THREE SECRETS TO CREATE THE WRITING LIFE YOU WANT
by Lisa Bubert
The question is a familiar one, full of angst and hand-wringing, one I often asked myself but never out loud: How do you do it? How do you become a writer?
There are more questions contained in this question—Where do you get your ideas? What should I write about? Where should I start?—and all these questions lead to the ultimate question: Is there a secret to this thing that I am not privy to?
Yes and no. Yes, there are secrets. It wouldn’t be an art if there were not. But no, they are not secrets you couldn’t be privy to. It only takes knowing who to ask and learning that the person to ask is ultimately yourself.
Almost five years ago, I decided to write for real. I had always written in journals, blogged, tried my hand at stories, poems, even a novel that never got past ten thousand words—but on May 24th, 2014, three weeks after my wedding, I decided that I would not feel whole if I did not make the writing a thing that I did for real. I had an idea for a novel, a very basic one. My grandmother had died the previous year and I was in grief. I had suffered the panic and anxiety attacks of the early “what am I going to do with my life” twenties and had started seeing a therapist. I wanted to write. More specifically, I wanted to be a writer, if only because I didn’t want my life to come to its end without having really tried for it.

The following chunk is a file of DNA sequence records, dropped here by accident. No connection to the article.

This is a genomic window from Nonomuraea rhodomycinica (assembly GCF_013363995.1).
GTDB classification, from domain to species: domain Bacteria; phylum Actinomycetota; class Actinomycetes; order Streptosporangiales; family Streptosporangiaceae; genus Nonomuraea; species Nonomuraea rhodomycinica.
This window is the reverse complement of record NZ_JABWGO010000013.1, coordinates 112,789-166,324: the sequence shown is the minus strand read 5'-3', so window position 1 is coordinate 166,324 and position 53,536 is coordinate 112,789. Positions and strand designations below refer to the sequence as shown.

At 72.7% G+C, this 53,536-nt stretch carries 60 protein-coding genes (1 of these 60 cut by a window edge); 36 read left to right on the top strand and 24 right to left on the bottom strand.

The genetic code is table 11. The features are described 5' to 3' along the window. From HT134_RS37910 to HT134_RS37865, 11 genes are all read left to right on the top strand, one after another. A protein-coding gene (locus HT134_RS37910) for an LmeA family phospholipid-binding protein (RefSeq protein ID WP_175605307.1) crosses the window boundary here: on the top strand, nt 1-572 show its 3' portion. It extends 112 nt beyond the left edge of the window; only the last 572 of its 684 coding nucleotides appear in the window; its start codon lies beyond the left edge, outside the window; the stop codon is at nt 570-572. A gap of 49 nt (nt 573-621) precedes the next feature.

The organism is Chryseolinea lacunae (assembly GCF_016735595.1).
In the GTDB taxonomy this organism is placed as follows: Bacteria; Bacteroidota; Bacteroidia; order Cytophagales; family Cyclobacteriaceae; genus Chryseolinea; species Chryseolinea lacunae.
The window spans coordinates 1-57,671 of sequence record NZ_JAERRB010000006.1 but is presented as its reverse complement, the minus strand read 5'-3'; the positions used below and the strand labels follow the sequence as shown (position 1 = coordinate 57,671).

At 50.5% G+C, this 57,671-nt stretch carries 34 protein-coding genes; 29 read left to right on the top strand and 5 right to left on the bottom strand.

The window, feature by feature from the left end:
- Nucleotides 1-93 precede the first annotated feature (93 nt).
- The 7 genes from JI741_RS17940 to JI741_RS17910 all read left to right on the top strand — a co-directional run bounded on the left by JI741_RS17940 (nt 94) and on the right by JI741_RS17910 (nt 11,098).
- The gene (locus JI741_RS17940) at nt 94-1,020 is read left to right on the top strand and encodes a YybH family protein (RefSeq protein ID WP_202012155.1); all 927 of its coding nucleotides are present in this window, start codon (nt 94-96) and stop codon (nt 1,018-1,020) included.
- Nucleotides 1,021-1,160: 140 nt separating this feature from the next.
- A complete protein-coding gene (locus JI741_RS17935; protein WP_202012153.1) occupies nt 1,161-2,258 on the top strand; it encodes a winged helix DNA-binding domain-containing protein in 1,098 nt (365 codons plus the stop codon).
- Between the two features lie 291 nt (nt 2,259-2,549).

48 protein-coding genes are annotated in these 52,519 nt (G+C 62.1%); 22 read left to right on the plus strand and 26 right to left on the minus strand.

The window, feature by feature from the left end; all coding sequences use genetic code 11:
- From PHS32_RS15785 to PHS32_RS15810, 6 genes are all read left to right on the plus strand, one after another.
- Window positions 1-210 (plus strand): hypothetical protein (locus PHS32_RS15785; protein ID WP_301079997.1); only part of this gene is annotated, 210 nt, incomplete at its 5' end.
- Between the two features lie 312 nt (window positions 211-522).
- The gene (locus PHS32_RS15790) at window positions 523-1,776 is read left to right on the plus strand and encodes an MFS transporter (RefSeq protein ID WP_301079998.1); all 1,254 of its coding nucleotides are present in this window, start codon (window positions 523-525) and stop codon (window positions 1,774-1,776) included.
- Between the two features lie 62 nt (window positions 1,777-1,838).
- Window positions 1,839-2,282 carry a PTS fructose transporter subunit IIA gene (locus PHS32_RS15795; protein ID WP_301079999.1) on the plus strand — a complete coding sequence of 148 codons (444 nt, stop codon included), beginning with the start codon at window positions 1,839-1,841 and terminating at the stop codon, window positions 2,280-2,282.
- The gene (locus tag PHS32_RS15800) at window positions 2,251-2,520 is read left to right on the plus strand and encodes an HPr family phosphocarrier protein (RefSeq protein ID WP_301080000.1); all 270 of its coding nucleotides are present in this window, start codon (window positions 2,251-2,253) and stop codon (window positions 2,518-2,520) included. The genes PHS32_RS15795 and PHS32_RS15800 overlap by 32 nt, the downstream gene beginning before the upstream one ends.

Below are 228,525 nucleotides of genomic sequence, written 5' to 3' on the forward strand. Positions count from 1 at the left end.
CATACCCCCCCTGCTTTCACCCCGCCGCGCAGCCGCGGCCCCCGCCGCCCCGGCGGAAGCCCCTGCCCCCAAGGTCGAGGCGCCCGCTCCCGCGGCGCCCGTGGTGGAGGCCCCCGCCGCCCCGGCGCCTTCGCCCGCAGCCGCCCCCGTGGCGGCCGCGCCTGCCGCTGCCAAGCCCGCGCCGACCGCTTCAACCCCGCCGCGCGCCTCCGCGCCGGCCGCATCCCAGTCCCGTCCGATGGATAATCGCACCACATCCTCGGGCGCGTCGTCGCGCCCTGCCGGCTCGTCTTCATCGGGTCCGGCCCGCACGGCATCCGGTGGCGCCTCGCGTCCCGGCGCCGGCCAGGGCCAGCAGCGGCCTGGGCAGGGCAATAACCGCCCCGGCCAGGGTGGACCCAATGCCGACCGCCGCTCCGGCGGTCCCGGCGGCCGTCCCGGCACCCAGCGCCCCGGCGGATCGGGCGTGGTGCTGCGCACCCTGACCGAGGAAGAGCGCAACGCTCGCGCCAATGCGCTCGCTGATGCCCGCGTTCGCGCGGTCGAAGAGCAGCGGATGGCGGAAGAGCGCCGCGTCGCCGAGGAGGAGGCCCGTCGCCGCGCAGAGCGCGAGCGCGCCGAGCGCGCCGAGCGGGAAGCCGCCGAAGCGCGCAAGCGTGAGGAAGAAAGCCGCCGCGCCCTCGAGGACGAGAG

So, I started to write. For a year, before the sun came up, 500 words before my day job at the library. My novel stayed very basic. I wrote, re-wrote, tore up pages, re-wrote again, read about false starts and gnashed my teeth. The story changed and changed again. I was learning—but I was also completely and utterly alone.
No one knew how important this was to me. Why I couldn’t stay out late with friends because I needed to wake up early and work on this project no one knew about. I didn’t even really tell my husband what I was doing—oh, the shame of him knowing I was trying at this! And that was exactly it—that I was trying. I was unsure of my work. Nothing I produced felt like it was that great, though it definitely felt good in the making-my-life-whole sense. But if I were really to make my life whole, I needed someone to know I was doing this. So after a year of writing alone, I joined a local critique group.
My first shared reading was a nerve-wracking one. I could see all the imperfections in my work. They were judging me on this one piece. All of this had been private and if I failed, I failed silently, with no one watching. (Of course, it hadn’t occurred to me to define what this failure was—being rejected? Never having my work shared? If that was the case, I was already failing.)